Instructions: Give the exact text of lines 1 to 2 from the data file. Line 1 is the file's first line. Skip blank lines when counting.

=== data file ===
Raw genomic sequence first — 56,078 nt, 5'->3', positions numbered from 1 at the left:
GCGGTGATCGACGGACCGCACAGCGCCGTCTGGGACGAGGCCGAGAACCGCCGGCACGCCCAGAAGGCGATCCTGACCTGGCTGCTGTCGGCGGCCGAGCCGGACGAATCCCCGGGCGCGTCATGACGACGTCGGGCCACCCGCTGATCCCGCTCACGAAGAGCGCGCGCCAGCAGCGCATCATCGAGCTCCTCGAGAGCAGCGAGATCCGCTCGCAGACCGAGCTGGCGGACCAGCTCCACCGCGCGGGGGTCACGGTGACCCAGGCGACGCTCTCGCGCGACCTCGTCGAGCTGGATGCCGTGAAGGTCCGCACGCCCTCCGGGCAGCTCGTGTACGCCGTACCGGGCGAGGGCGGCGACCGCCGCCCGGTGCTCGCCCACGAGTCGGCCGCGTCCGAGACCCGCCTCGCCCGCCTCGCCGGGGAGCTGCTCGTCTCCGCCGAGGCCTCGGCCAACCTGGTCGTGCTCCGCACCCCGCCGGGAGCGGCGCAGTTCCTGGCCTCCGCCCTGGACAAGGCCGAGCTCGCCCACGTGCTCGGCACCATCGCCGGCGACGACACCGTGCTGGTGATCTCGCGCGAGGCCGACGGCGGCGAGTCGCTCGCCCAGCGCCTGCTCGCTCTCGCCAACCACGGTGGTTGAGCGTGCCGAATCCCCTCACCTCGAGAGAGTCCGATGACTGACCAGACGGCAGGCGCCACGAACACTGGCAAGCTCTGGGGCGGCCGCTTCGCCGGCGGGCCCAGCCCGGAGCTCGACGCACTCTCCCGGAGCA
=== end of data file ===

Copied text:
Raw genomic sequence first — 56,078 nt, 5'->3', positions numbered from 1 at the left:
GCGGTGATCGACGGACCGCACAGCGCCGTCTGGGACGAGGCCGAGAACCGCCGGCACGCCCAGAAGGCGATCCTGACCTGGCTGCTGTCGGCGGCCGAGCCGGACGAATCCCCGGGCGCGTCATGACGACGTCGGGCCACCCGCTGATCCCGCTCACGAAGAGCGCGCGCCAGCAGCGCATCATCGAGCTCCTCGAGAGCAGCGAGATCCGCTCGCAGACCGAGCTGGCGGACCAGCTCCACCGCGCGGGGGTCACGGTGACCCAGGCGACGCTCTCGCGCGACCTCGTCGAGCTGGATGCCGTGAAGGTCCGCACGCCCTCCGGGCAGCTCGTGTACGCCGTACCGGGCGAGGGCGGCGACCGCCGCCCGGTGCTCGCCCACGAGTCGGCCGCGTCCGAGACCCGCCTCGCCCGCCTCGCCGGGGAGCTGCTCGTCTCCGCCGAGGCCTCGGCCAACCTGGTCGTGCTCCGCACCCCGCCGGGAGCGGCGCAGTTCCTGGCCTCCGCCCTGGACAAGGCCGAGCTCGCCCACGTGCTCGGCACCATCGCCGGCGACGACACCGTGCTGGTGATCTCGCGCGAGGCCGACGGCGGCGAGTCGCTCGCCCAGCGCCTGCTCGCTCTCGCCAACCACGGTGGTTGAGCGTGCCGAATCCCCTCACCTCGAGAGAGTCCGATGACTGACCAGACGGCAGGCGCCACGAACACTGGCAAGCTCTGGGGCGGCCGCTTCGCCGGCGGGCCCAGCCCGGAGCTCGACGCACTCTCCCGGAGCA